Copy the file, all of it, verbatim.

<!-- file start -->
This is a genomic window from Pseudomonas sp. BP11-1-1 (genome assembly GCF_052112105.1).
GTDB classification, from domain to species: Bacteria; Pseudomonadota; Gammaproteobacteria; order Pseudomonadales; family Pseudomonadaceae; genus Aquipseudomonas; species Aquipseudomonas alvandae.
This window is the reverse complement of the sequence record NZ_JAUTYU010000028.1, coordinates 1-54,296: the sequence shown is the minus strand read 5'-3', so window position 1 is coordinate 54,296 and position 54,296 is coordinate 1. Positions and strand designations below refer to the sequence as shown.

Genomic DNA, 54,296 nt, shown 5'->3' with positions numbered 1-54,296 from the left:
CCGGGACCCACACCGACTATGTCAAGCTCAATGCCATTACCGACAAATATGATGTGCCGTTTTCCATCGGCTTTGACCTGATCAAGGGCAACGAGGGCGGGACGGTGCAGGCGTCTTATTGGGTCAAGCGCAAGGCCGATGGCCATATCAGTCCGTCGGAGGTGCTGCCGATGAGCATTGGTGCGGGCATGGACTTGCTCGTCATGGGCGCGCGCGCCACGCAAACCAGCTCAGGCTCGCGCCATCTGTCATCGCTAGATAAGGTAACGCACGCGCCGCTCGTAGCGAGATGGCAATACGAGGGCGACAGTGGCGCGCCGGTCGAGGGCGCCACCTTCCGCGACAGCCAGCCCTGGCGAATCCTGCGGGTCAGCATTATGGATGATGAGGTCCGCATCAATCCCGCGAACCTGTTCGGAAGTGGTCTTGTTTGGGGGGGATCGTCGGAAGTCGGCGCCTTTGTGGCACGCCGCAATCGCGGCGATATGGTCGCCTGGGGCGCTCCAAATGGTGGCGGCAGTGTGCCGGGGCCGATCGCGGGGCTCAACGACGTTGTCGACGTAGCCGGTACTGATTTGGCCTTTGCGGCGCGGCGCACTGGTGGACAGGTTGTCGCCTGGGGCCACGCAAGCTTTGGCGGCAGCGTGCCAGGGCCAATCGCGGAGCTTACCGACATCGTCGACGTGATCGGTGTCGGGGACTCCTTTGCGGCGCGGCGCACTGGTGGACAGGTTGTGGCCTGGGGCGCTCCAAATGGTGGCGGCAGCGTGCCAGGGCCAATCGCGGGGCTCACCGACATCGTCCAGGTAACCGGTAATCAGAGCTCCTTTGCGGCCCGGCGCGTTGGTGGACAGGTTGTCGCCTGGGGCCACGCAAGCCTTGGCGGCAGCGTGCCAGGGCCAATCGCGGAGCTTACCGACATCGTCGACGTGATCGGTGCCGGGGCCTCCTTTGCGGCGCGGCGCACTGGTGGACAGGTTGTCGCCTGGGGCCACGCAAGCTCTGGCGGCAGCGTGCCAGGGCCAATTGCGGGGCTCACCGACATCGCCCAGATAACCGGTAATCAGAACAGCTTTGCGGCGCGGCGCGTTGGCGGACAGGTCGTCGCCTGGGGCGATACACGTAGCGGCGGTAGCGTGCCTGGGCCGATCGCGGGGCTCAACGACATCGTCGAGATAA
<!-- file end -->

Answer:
This is a genomic window from Pseudomonas sp. BP11-1-1 (genome assembly GCF_052112105.1).
GTDB classification, from domain to species: Bacteria; Pseudomonadota; Gammaproteobacteria; order Pseudomonadales; family Pseudomonadaceae; genus Aquipseudomonas; species Aquipseudomonas alvandae.
This window is the reverse complement of the sequence record NZ_JAUTYU010000028.1, coordinates 1-54,296: the sequence shown is the minus strand read 5'-3', so window position 1 is coordinate 54,296 and position 54,296 is coordinate 1. Positions and strand designations below refer to the sequence as shown.

Genomic DNA, 54,296 nt, shown 5'->3' with positions numbered 1-54,296 from the left:
CCGGGACCCACACCGACTATGTCAAGCTCAATGCCATTACCGACAAATATGATGTGCCGTTTTCCATCGGCTTTGACCTGATCAAGGGCAACGAGGGCGGGACGGTGCAGGCGTCTTATTGGGTCAAGCGCAAGGCCGATGGCCATATCAGTCCGTCGGAGGTGCTGCCGATGAGCATTGGTGCGGGCATGGACTTGCTCGTCATGGGCGCGCGCGCCACGCAAACCAGCTCAGGCTCGCGCCATCTGTCATCGCTAGATAAGGTAACGCACGCGCCGCTCGTAGCGAGATGGCAATACGAGGGCGACAGTGGCGCGCCGGTCGAGGGCGCCACCTTCCGCGACAGCCAGCCCTGGCGAATCCTGCGGGTCAGCATTATGGATGATGAGGTCCGCATCAATCCCGCGAACCTGTTCGGAAGTGGTCTTGTTTGGGGGGGATCGTCGGAAGTCGGCGCCTTTGTGGCACGCCGCAATCGCGGCGATATGGTCGCCTGGGGCGCTCCAAATGGTGGCGGCAGTGTGCCGGGGCCGATCGCGGGGCTCAACGACGTTGTCGACGTAGCCGGTACTGATTTGGCCTTTGCGGCGCGGCGCACTGGTGGACAGGTTGTCGCCTGGGGCCACGCAAGCTTTGGCGGCAGCGTGCCAGGGCCAATCGCGGAGCTTACCGACATCGTCGACGTGATCGGTGTCGGGGACTCCTTTGCGGCGCGGCGCACTGGTGGACAGGTTGTGGCCTGGGGCGCTCCAAATGGTGGCGGCAGCGTGCCAGGGCCAATCGCGGGGCTCACCGACATCGTCCAGGTAACCGGTAATCAGAGCTCCTTTGCGGCCCGGCGCGTTGGTGGACAGGTTGTCGCCTGGGGCCACGCAAGCCTTGGCGGCAGCGTGCCAGGGCCAATCGCGGAGCTTACCGACATCGTCGACGTGATCGGTGCCGGGGCCTCCTTTGCGGCGCGGCGCACTGGTGGACAGGTTGTCGCCTGGGGCCACGCAAGCTCTGGCGGCAGCGTGCCAGGGCCAATTGCGGGGCTCACCGACATCGCCCAGATAACCGGTAATCAGAACAGCTTTGCGGCGCGGCGCGTTGGCGGACAGGTCGTCGCCTGGGGCGATACACGTAGCGGCGGTAGCGTGCCTGGGCCGATCGCGGGGCTCAACGACATCGTCGAGATAA